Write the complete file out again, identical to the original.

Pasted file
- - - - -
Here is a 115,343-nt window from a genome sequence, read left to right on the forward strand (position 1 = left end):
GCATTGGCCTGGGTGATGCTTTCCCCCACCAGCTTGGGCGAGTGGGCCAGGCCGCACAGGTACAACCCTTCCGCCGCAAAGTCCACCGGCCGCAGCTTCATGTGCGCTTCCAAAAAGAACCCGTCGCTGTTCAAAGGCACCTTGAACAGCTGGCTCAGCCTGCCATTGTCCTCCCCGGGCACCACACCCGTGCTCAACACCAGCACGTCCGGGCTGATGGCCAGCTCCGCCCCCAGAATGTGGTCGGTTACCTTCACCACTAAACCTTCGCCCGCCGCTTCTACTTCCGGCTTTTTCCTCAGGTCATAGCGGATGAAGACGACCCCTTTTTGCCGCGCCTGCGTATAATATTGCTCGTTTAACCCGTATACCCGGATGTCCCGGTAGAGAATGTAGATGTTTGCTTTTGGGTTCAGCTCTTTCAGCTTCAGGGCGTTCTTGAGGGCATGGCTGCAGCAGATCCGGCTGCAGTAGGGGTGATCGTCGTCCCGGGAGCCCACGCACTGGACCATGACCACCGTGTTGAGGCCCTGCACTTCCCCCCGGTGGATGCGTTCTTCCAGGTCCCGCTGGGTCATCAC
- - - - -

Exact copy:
Here is a 115,343-nt window from a genome sequence, read left to right on the forward strand (position 1 = left end):
GCATTGGCCTGGGTGATGCTTTCCCCCACCAGCTTGGGCGAGTGGGCCAGGCCGCACAGGTACAACCCTTCCGCCGCAAAGTCCACCGGCCGCAGCTTCATGTGCGCTTCCAAAAAGAACCCGTCGCTGTTCAAAGGCACCTTGAACAGCTGGCTCAGCCTGCCATTGTCCTCCCCGGGCACCACACCCGTGCTCAACACCAGCACGTCCGGGCTGATGGCCAGCTCCGCCCCCAGAATGTGGTCGGTTACCTTCACCACTAAACCTTCGCCCGCCGCTTCTACTTCCGGCTTTTTCCTCAGGTCATAGCGGATGAAGACGACCCCTTTTTGCCGCGCCTGCGTATAATATTGCTCGTTTAACCCGTATACCCGGATGTCCCGGTAGAGAATGTAGATGTTTGCTTTTGGGTTCAGCTCTTTCAGCTTCAGGGCGTTCTTGAGGGCATGGCTGCAGCAGATCCGGCTGCAGTAGGGGTGATCGTCGTCCCGGGAGCCCACGCACTGGACCATGACCACCGTGTTGAGGCCCTGCACTTCCCCCCGGTGGATGCGTTCTTCCAGGTCCCGCTGGGTCATCAC